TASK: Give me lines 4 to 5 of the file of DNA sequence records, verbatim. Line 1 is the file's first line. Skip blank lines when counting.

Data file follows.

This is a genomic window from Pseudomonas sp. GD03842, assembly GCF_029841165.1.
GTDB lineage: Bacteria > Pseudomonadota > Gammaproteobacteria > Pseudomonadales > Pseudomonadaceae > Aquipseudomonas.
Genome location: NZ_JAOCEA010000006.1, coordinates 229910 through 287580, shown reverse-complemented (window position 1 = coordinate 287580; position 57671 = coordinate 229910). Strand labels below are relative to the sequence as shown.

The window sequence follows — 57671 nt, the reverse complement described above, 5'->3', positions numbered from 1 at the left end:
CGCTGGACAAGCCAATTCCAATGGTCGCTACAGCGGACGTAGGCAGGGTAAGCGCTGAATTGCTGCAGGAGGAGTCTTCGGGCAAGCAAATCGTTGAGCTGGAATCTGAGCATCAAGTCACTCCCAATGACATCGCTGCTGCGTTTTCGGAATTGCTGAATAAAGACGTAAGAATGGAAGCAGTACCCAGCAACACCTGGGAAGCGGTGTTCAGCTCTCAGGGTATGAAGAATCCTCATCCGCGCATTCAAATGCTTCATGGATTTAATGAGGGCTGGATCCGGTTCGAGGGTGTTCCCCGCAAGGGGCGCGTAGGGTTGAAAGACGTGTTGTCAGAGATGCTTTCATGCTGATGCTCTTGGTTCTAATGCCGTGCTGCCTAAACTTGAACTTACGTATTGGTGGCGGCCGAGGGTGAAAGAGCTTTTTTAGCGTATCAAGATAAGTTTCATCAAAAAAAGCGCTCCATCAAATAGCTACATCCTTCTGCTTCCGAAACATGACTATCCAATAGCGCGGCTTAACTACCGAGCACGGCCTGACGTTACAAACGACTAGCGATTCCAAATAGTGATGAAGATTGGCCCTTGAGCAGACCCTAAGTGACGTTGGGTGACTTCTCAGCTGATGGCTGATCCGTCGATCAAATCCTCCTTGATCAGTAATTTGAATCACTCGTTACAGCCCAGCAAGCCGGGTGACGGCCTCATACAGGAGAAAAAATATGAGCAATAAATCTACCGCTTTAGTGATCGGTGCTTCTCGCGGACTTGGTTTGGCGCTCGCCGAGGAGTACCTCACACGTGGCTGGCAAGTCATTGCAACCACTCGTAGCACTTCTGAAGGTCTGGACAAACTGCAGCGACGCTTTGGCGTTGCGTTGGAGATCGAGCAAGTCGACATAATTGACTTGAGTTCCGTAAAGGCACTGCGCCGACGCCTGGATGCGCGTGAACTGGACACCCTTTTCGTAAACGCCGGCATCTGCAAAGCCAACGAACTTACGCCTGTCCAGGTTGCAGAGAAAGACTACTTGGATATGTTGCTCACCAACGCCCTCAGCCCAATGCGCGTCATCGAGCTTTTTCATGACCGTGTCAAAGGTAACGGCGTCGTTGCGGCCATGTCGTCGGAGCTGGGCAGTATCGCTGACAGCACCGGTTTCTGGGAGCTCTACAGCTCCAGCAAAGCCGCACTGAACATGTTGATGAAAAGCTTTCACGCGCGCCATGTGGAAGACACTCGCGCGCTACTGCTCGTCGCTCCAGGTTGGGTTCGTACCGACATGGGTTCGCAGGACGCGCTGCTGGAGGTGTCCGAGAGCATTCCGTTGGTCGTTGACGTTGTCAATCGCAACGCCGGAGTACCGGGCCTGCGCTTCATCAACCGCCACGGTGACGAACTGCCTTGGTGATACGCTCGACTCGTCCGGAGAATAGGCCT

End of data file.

The window sequence follows — 57671 nt, the reverse complement described above, 5'->3', positions numbered from 1 at the left end:
CGCTGGACAAGCCAATTCCAATGGTCGCTACAGCGGACGTAGGCAGGGTAAGCGCTGAATTGCTGCAGGAGGAGTCTTCGGGCAAGCAAATCGTTGAGCTGGAATCTGAGCATCAAGTCACTCCCAATGACATCGCTGCTGCGTTTTCGGAATTGCTGAATAAAGACGTAAGAATGGAAGCAGTACCCAGCAACACCTGGGAAGCGGTGTTCAGCTCTCAGGGTATGAAGAATCCTCATCCGCGCATTCAAATGCTTCATGGATTTAATGAGGGCTGGATCCGGTTCGAGGGTGTTCCCCGCAAGGGGCGCGTAGGGTTGAAAGACGTGTTGTCAGAGATGCTTTCATGCTGATGCTCTTGGTTCTAATGCCGTGCTGCCTAAACTTGAACTTACGTATTGGTGGCGGCCGAGGGTGAAAGAGCTTTTTTAGCGTATCAAGATAAGTTTCATCAAAAAAAGCGCTCCATCAAATAGCTACATCCTTCTGCTTCCGAAACATGACTATCCAATAGCGCGGCTTAACTACCGAGCACGGCCTGACGTTACAAACGACTAGCGATTCCAAATAGTGATGAAGATTGGCCCTTGAGCAGACCCTAAGTGACGTTGGGTGACTTCTCAGCTGATGGCTGATCCGTCGATCAAATCCTCCTTGATCAGTAATTTGAATCACTCGTTACAGCCCAGCAAGCCGGGTGACGGCCTCATACAGGAGAAAAAATATGAGCAATAAATCTACCGCTTTAGTGATCGGTGCTTCTCGCGGACTTGGTTTGGCGCTCGCCGAGGAGTACCTCACACGTGGCTGGCAAGTCATTGCAACCACTCGTAGCACTTCTGAAGGTCTGGACAAACTGCAGCGACGCTTTGGCGTTGCGTTGGAGATCGAGCAAGTCGACATAATTGACTTGAGTTCCGTAAAGGCACTGCGCCGACGCCTGGATGCGCGTGAACTGGACACCCTTTTCGTAAACGCCGGCATCTGCAAAGCCAACGAACTTACGCCTGTCCAGGTTGCAGAGAAAGACTACTTGGATATGTTGCTCACCAACGCCCTCAGCCCAATGCGCGTCATCGAGCTTTTTCATGACCGTGTCAAAGGTAACGGCGTCGTTGCGGCCATGTCGTCGGAGCTGGGCAGTATCGCTGACAGCACCGGTTTCTGGGAGCTCTACAGCTCCAGCAAAGCCGCACTGAACATGTTGATGAAAAGCTTTCACGCGCGCCATGTGGAAGACACTCGCGCGCTACTGCTCGTCGCTCCAGGTTGGGTTCGTACCGACATGGGTTCGCAGGACGCGCTGCTGGAGGTGTCCGAGAGCATTCCGTTGGTCGTTGACGTTGTCAATCGCAACGCCGGAGTACCGGGCCTGCGCTTCATCAACCGCCACGGTGACGAACTGCCTTGGTGATACGCTCGACTCGTCCGGAGAATAGGCCT